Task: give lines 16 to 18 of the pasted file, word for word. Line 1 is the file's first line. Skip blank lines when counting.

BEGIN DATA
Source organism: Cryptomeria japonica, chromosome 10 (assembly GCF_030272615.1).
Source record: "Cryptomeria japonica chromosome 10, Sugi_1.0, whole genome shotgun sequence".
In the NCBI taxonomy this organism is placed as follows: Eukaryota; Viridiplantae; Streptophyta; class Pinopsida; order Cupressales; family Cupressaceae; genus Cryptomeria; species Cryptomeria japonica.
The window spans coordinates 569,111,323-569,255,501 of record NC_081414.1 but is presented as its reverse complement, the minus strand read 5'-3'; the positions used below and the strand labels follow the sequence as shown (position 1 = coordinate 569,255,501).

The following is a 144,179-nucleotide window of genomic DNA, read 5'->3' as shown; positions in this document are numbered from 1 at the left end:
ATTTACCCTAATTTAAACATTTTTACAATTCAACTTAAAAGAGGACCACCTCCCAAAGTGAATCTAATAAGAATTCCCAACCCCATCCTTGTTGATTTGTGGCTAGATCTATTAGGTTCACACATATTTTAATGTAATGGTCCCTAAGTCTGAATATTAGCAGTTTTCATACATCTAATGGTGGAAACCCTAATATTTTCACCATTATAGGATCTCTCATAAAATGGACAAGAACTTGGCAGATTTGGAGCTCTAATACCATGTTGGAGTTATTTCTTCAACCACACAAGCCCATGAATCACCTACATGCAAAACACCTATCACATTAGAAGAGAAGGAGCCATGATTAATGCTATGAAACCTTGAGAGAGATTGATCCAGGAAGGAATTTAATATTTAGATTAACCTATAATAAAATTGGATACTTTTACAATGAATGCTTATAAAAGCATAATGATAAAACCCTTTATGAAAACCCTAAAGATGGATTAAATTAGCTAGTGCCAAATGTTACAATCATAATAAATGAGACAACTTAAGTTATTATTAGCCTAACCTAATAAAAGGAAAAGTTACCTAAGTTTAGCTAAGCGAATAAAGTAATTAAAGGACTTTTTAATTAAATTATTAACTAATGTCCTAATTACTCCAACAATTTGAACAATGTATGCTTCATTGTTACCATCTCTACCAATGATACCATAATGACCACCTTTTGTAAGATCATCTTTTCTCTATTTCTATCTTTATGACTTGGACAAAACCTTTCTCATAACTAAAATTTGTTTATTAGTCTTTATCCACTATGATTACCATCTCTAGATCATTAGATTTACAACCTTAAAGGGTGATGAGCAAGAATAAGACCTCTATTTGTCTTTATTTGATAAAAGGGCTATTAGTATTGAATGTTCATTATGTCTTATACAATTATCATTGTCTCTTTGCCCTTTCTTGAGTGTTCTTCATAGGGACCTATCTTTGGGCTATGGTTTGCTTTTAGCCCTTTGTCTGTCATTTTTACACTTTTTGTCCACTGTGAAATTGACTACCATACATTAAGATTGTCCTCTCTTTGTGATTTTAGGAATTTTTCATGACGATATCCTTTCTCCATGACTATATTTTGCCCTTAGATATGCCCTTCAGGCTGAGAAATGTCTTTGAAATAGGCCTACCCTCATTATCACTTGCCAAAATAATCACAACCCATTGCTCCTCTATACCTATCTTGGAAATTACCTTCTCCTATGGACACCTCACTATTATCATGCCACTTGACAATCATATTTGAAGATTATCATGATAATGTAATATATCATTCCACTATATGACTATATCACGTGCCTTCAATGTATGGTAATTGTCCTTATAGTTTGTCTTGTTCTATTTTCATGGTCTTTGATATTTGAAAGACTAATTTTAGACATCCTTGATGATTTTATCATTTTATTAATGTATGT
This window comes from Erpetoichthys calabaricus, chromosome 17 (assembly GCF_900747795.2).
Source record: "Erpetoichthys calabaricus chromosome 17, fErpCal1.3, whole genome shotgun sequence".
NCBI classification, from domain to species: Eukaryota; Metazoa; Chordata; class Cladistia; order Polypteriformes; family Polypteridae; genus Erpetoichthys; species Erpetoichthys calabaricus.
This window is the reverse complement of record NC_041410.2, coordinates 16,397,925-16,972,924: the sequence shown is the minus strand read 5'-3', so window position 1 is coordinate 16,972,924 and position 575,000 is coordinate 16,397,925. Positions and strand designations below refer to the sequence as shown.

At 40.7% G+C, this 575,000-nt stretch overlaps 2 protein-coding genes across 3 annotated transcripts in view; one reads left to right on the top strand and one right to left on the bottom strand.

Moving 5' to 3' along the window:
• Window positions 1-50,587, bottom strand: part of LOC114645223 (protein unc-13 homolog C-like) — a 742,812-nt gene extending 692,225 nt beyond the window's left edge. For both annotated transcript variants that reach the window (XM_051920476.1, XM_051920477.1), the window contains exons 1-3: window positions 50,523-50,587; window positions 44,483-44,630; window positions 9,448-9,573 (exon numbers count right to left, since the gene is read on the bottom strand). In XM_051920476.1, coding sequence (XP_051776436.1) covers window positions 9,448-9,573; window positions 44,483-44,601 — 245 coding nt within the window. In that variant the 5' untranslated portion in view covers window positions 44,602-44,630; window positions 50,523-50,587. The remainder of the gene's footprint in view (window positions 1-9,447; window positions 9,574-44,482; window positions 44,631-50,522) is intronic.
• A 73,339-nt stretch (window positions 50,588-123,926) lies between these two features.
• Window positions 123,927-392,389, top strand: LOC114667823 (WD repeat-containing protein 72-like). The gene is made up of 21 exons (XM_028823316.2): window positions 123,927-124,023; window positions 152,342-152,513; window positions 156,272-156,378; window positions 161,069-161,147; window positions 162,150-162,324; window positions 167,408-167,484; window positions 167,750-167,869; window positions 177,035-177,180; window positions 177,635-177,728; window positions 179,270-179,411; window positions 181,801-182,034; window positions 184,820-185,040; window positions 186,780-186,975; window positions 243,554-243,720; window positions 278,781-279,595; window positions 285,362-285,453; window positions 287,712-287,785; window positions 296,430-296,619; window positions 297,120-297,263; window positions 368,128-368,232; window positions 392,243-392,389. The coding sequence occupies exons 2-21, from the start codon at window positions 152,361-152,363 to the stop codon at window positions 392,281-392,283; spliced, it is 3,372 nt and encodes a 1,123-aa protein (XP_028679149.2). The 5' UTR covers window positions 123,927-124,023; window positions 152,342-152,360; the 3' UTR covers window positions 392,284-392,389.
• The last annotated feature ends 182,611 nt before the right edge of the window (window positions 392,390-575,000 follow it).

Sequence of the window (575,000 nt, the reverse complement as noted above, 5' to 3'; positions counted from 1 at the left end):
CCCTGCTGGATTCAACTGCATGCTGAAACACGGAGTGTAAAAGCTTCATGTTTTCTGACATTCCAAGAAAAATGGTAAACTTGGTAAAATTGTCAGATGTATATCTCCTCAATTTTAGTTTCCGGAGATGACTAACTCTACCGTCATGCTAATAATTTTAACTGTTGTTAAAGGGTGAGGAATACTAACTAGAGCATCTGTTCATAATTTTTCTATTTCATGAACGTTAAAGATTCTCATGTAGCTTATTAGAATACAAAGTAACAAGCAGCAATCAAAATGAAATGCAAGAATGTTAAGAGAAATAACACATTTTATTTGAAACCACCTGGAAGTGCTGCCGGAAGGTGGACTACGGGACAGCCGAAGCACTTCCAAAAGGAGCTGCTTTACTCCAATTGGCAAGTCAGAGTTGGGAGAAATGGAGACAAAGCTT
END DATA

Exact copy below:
• The last annotated feature ends 182,611 nt before the right edge of the window (window positions 392,390-575,000 follow it).

Sequence of the window (575,000 nt, the reverse complement as noted above, 5' to 3'; positions counted from 1 at the left end):
CCCTGCTGGATTCAACTGCATGCTGAAACACGGAGTGTAAAAGCTTCATGTTTTCTGACATTCCAAGAAAAATGGTAAACTTGGTAAAATTGTCAGATGTATATCTCCTCAATTTTAGTTTCCGGAGATGACTAACTCTACCGTCATGCTAATAATTTTAACTGTTGTTAAAGGGTGAGGAATACTAACTAGAGCATCTGTTCATAATTTTTCTATTTCATGAACGTTAAAGATTCTCATGTAGCTTATTAGAATACAAAGTAACAAGCAGCAATCAAAATGAAATGCAAGAATGTTAAGAGAAATAACACATTTTATTTGAAACCACCTGGAAGTGCTGCCGGAAGGTGGACTACGGGACAGCCGAAGCACTTCCAAAAGGAGCTGCTTTACTCCAATTGGCAAGTCAGAGTTGGGAGAAATGGAGACAAAGCTT